An AP article claiming that “legendary outlaw Robin Hood wasn’t as popular as folklore suggests” has been picked up by a number of media outlets. Presumably one Professor Julian Lukford of the UK has drawn this conclusion based on a monk’s scrawl in a history book circa 1460:

“Writing in Latin, the monk accuses Hood of “infesting Sherwood and other law-abiding areas of England with continuous robberies.”

OK, so Robin Hood was perceived as a thief by authorities during the period. What’s so surprising about this? And how does it prove he was ‘unpopular’ just because certain members of the clergy objected to his activities? Show me the equivalent of a 13th century Gallup poll demonstrating antipathy by the commoners, and then you’re talking. Until then, you’re just generalizing to the entire population of the area an opinion based on one data point – by a historian who actually lived two centuries later.

Luxford’s rather contradictory comments themselves suggest as much, leading me to wonder whether the press has quoted him out of context to sell a story. The BBC quotes him as saying:

“Rather than depicting the traditionally well-liked hero, the article suggests that Robin Hood and his merry men may not actually have been ‘loved by the good’. The new find contains a uniquely negative assessment of the outlaw, and provides rare evidence for monastic attitudes towards him.”

But the longer version of the AP article quotes the following more nuanced interpretation of the findings, one that doesn’t support headlines claiming Luxford has debunked the myth:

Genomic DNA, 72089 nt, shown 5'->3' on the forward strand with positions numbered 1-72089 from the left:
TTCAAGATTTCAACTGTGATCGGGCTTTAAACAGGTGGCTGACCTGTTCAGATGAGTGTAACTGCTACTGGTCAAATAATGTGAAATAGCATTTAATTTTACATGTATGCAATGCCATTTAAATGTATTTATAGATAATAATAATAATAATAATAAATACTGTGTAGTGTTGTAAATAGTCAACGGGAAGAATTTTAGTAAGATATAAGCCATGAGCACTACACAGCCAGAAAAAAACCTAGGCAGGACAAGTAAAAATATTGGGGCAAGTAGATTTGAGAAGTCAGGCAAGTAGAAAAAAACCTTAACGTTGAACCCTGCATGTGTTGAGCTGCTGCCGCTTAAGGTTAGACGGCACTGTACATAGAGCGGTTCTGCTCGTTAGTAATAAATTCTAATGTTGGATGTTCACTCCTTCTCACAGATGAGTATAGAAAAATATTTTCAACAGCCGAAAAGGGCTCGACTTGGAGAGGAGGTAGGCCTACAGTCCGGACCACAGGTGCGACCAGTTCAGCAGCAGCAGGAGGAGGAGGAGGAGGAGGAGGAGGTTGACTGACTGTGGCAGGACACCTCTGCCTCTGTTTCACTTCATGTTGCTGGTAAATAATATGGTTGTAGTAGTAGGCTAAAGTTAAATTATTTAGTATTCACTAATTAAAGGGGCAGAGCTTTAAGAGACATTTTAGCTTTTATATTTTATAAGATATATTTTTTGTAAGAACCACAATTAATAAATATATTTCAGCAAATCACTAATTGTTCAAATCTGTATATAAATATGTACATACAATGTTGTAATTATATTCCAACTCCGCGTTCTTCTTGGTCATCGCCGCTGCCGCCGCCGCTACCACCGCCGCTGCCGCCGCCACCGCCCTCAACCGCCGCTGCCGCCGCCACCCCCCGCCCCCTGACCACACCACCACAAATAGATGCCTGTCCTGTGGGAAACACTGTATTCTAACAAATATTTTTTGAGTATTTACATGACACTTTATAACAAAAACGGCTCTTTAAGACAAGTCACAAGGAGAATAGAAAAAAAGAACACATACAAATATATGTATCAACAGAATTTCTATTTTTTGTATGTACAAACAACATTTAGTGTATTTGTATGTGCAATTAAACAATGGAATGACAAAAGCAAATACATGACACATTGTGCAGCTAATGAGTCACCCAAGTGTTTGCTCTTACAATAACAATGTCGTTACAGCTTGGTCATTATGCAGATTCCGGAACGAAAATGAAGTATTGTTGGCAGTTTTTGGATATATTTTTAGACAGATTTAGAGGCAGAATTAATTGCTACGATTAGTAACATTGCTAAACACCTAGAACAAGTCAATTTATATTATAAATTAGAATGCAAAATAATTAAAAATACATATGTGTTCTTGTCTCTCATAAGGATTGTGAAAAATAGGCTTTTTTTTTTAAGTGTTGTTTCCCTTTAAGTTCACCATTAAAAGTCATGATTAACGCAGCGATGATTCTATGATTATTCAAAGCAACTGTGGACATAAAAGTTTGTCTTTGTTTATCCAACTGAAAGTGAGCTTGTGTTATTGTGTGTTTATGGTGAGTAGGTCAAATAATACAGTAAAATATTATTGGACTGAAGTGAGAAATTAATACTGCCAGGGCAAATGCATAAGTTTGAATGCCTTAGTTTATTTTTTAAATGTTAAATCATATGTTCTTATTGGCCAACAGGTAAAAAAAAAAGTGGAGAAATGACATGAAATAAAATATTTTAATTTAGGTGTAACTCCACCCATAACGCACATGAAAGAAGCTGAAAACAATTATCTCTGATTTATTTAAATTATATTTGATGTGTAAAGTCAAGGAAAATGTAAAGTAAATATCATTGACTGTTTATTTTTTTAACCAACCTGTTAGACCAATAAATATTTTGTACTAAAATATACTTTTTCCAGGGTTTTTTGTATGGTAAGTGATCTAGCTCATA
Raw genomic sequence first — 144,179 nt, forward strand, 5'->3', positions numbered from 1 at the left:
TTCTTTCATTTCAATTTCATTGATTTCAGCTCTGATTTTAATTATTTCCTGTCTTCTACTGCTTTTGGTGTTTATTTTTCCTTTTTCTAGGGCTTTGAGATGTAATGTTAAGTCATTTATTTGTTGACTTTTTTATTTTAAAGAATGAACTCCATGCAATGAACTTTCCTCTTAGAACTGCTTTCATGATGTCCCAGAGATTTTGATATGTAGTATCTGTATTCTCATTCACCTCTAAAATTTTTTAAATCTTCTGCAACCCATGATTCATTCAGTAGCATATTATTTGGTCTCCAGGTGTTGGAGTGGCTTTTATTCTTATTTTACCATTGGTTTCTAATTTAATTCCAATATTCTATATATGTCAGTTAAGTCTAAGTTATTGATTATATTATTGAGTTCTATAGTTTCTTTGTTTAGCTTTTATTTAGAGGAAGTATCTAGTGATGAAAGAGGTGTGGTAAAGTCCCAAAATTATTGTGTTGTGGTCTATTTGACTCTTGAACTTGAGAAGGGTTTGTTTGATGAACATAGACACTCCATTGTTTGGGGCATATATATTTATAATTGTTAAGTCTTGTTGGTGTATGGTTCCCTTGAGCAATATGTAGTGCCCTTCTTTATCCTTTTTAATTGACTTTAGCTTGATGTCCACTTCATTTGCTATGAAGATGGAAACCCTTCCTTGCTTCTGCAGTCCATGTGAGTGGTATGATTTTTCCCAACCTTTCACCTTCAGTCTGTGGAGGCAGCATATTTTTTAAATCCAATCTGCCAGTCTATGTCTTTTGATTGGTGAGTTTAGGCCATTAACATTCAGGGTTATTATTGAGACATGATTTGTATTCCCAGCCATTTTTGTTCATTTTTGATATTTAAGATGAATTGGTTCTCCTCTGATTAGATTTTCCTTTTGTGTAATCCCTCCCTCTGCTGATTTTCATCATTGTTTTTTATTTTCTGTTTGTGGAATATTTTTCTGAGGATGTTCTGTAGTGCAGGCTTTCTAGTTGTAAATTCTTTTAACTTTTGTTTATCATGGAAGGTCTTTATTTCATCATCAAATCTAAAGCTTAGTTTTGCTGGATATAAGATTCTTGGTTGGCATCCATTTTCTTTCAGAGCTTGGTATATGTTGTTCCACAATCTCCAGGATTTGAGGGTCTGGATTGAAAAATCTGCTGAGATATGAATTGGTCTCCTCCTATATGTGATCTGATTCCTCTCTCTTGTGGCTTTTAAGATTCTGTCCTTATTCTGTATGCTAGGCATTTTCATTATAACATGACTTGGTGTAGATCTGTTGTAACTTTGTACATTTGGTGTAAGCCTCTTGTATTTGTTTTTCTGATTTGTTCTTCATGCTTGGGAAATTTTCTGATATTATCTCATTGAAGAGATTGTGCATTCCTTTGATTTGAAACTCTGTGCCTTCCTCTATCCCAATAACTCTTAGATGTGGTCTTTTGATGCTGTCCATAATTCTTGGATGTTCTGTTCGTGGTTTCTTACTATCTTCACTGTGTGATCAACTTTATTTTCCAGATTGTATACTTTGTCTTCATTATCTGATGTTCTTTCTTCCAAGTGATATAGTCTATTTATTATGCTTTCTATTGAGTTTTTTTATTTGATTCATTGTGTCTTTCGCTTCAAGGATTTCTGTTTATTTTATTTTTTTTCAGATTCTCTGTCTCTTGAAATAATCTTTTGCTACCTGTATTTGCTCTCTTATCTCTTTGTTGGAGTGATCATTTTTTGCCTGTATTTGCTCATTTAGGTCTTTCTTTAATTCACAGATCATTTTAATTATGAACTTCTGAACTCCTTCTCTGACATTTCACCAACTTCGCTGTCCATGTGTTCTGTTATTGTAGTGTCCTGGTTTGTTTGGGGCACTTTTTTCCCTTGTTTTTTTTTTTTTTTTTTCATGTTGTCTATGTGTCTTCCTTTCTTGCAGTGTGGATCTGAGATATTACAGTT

Luxoford “said it was not entirely surprising that monks, as part of England’s clerical establishment, harbored negative feelings about the bandit.

Luxford said Robin Hood stories from the Middle Ages paint him as an ally of “good knights and yeomen — salt-of-the-earth type people. But they are not so positive about his relationship with the clergy.”

In other words, does this finding confirm, rather than debunk, the classic narrative?

Luxford’s work is probably more important for clarifying the exact time period in which the famous outlaw lived. According to the Minneapolis Star Tribune:

“Luxford said the note is the earliest known reference to the outlaw from an English source and supports arguments that the historical Robin Hood lived in the 13th century, even though most popular modern versions of the story set him in the late 12th century reign of King Richard I.

Luxford said his discovery also may help settle debates in England about exactly where Robin Hood lived. The northern England county of Yorkshire has long claimed he was based there, but folklore has most commonly placed Hood in Sherwood Forest.

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